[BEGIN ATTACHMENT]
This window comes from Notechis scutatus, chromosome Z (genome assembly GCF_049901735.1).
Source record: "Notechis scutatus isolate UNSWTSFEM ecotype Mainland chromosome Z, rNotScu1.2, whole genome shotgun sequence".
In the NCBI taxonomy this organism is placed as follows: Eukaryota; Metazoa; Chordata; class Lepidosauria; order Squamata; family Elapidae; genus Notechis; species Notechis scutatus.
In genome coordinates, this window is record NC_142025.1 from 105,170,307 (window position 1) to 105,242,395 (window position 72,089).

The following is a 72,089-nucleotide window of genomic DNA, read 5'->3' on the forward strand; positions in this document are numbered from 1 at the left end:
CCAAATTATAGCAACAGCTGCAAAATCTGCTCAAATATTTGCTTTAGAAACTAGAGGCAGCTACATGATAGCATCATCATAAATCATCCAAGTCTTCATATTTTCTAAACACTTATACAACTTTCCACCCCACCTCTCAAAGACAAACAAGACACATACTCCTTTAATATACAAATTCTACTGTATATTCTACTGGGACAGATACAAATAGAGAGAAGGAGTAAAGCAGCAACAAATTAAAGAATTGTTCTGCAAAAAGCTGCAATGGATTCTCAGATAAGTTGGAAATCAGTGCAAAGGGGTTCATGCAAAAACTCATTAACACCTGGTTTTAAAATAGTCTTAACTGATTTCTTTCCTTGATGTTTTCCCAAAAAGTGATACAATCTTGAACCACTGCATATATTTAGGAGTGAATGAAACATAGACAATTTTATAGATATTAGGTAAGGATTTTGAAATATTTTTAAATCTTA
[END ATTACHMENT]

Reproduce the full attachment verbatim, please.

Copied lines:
This window comes from Notechis scutatus, chromosome Z (genome assembly GCF_049901735.1).
Source record: "Notechis scutatus isolate UNSWTSFEM ecotype Mainland chromosome Z, rNotScu1.2, whole genome shotgun sequence".
In the NCBI taxonomy this organism is placed as follows: Eukaryota; Metazoa; Chordata; class Lepidosauria; order Squamata; family Elapidae; genus Notechis; species Notechis scutatus.
In genome coordinates, this window is record NC_142025.1 from 105,170,307 (window position 1) to 105,242,395 (window position 72,089).

The following is a 72,089-nucleotide window of genomic DNA, read 5'->3' on the forward strand; positions in this document are numbered from 1 at the left end:
CCAAATTATAGCAACAGCTGCAAAATCTGCTCAAATATTTGCTTTAGAAACTAGAGGCAGCTACATGATAGCATCATCATAAATCATCCAAGTCTTCATATTTTCTAAACACTTATACAACTTTCCACCCCACCTCTCAAAGACAAACAAGACACATACTCCTTTAATATACAAATTCTACTGTATATTCTACTGGGACAGATACAAATAGAGAGAAGGAGTAAAGCAGCAACAAATTAAAGAATTGTTCTGCAAAAAGCTGCAATGGATTCTCAGATAAGTTGGAAATCAGTGCAAAGGGGTTCATGCAAAAACTCATTAACACCTGGTTTTAAAATAGTCTTAACTGATTTCTTTCCTTGATGTTTTCCCAAAAAGTGATACAATCTTGAACCACTGCATATATTTAGGAGTGAATGAAACATAGACAATTTTATAGATATTAGGTAAGGATTTTGAAATATTTTTAAATCTTA